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Education Lab Blog

Education Lab is a project to spark meaningful conversations about education solutions in the Pacific Northwest.

Topic: assessment

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May 1, 2014 at 5:00 AM

Too much focus on short-term results hurts schools, report says

With the state testing season well underway across Washington, testing has been a focus of the Education Lab blog this week.

On Wednesday, we reported on an effort by Garfield High teachers in Seattle to improve the classroom assessments they give and consider whether those assessments might eventually replace many of the standardized tests their students take. Earlier this week, we wrote about Gildo Rey Elementary in Auburn, a high poverty school that has succeeded in helping nearly all its students pass state reading and math tests.

Today, we return to a report we filed away back in October, when it was first published.

The authors, two Boston College professors, argue that schools that put too much emphasis on the yearly ups and downs in test results may experience the same problems that businesses do when they concentrate too much on short-term gains: Employees try to game the system, and the organization’s overall success can suffer.


Comments | More in News | Topics: assessment, testing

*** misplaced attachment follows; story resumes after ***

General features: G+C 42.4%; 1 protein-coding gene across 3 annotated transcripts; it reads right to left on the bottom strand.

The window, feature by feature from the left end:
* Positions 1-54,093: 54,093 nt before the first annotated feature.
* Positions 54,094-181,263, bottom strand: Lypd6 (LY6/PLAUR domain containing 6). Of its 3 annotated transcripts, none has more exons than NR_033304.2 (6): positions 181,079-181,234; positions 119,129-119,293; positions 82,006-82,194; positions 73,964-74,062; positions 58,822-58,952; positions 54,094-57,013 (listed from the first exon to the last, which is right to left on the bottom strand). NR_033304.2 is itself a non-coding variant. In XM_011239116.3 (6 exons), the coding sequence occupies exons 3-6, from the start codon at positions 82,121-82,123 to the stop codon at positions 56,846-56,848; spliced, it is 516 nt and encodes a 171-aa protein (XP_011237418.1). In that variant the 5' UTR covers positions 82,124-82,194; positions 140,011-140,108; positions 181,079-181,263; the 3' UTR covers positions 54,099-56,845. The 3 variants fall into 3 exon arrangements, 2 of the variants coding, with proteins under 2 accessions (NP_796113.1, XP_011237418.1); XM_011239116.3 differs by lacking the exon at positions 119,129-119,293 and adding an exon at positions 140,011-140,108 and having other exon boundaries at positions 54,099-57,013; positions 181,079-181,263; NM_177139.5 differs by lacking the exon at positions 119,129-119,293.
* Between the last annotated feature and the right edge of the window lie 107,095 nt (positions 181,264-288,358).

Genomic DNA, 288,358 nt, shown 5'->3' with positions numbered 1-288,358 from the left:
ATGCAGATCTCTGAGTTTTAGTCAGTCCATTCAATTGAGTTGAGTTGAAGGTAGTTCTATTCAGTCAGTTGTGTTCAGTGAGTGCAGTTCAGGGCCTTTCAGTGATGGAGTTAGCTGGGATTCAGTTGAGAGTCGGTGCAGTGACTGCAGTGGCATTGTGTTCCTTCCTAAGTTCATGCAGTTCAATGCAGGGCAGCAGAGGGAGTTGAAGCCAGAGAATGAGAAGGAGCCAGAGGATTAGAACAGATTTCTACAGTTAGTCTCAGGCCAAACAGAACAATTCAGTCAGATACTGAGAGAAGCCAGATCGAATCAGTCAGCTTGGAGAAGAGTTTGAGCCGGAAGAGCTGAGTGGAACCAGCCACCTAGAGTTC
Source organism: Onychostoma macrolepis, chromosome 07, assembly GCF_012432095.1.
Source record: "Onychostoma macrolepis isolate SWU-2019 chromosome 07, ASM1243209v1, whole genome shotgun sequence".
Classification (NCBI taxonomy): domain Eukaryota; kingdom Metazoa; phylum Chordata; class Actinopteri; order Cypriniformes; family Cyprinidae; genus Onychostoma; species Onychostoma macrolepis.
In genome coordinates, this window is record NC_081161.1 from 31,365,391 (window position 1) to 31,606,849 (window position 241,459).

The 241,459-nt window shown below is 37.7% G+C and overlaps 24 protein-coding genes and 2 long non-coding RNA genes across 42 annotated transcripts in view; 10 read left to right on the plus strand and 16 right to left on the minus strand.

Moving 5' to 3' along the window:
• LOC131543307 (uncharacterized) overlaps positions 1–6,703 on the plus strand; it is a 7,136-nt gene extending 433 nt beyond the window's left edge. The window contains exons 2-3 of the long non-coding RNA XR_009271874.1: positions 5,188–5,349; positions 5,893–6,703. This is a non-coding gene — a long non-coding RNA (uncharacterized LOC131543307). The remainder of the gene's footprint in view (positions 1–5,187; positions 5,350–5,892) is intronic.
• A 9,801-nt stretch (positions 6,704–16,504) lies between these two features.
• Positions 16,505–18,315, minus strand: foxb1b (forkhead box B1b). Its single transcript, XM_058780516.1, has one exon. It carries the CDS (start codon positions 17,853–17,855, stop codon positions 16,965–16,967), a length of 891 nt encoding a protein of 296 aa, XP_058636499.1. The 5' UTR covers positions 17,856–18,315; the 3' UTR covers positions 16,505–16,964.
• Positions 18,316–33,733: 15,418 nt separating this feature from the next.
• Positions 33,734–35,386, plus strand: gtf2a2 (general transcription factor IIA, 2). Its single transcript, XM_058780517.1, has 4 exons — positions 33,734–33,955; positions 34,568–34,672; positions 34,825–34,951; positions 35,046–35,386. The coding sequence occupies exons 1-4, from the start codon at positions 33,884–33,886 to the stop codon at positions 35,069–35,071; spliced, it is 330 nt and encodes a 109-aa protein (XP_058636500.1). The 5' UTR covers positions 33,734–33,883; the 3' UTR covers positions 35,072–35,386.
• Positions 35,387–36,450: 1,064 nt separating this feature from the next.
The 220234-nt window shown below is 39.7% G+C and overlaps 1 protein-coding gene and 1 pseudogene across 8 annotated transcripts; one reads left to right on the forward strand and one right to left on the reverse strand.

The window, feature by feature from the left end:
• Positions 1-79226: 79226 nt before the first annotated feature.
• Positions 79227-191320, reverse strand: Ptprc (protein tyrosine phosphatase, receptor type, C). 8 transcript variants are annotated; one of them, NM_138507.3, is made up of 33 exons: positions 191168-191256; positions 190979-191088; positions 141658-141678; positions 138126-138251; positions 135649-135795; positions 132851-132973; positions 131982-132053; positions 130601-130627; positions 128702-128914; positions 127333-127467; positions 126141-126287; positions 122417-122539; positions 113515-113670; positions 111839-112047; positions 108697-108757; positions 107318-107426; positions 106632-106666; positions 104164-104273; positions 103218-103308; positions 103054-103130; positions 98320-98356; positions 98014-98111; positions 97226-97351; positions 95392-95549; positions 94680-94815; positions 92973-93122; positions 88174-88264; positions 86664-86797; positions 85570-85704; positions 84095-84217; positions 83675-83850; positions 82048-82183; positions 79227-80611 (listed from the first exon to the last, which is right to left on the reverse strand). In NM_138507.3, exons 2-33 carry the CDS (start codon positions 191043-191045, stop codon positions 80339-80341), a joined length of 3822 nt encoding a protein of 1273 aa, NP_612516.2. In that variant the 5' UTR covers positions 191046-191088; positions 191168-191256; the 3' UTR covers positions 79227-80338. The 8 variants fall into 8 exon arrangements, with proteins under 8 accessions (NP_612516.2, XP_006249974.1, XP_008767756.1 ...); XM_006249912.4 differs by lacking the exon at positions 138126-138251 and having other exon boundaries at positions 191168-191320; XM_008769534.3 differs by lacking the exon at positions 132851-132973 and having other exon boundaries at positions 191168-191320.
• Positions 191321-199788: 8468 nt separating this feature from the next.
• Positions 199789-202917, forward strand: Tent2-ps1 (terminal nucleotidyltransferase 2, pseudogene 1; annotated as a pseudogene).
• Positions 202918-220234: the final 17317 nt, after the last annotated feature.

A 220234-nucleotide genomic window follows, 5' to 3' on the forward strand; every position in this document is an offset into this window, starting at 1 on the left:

December 12, 2013 at 4:03 PM

Guest: Common Core offers promising alternative to letter grades

Joan Tornow

Joan Tornow

As we adapt to the Common Core, our traditional grading system of A-F is on the chopping block, and rightfully so. This system, grading on a curve, has tended to perpetuate the status quo.

Because of socioeconomic factors, students with access to fewer educational resources have made lower grades, and students with greater access to educational resources have made higher grades. There are numerous exceptions, but this method has not championed equal opportunity and upward mobility — at least not in accordance with the American dream we tout.

A bell curve on a graph describes random variations in naturally occurring outcomes. But education is not a random undertaking, so critics have rightfully begun to question whether a grading curve is appropriate. In other intentional efforts — such as building a bridge or removing an appendix — we do not expect or tolerate a bell curve. If a bridge collapses into a river, or a patient dies from surgery, we do not chalk it up to a bell curve. Rather, we examine the situation to determine what went wrong and how we can prevent future calamities.


Comments | More in Guest opinion | Topics: assessment, common core, guest opinion

November 8, 2013 at 3:04 PM

Your voices: Readers consider alternatives in measuring student performance

Credit: Boo Davis

Credit: Boo Davis

We received several thoughtful responses to this week’s question: What’s the best way to measure student performance?

Peter Henry of Edmonds referred to his own experience as a math instructor. Part of his response: “Assessment is a natural part of teaching and learning, and it functions best as an integral part of the classroom. Every time I give an assignment and read or listen to student responses, that is an example of assessment, and I modify my practices accordingly.”


Comments | More in Your voices | Topics: assessment, student performance, test scores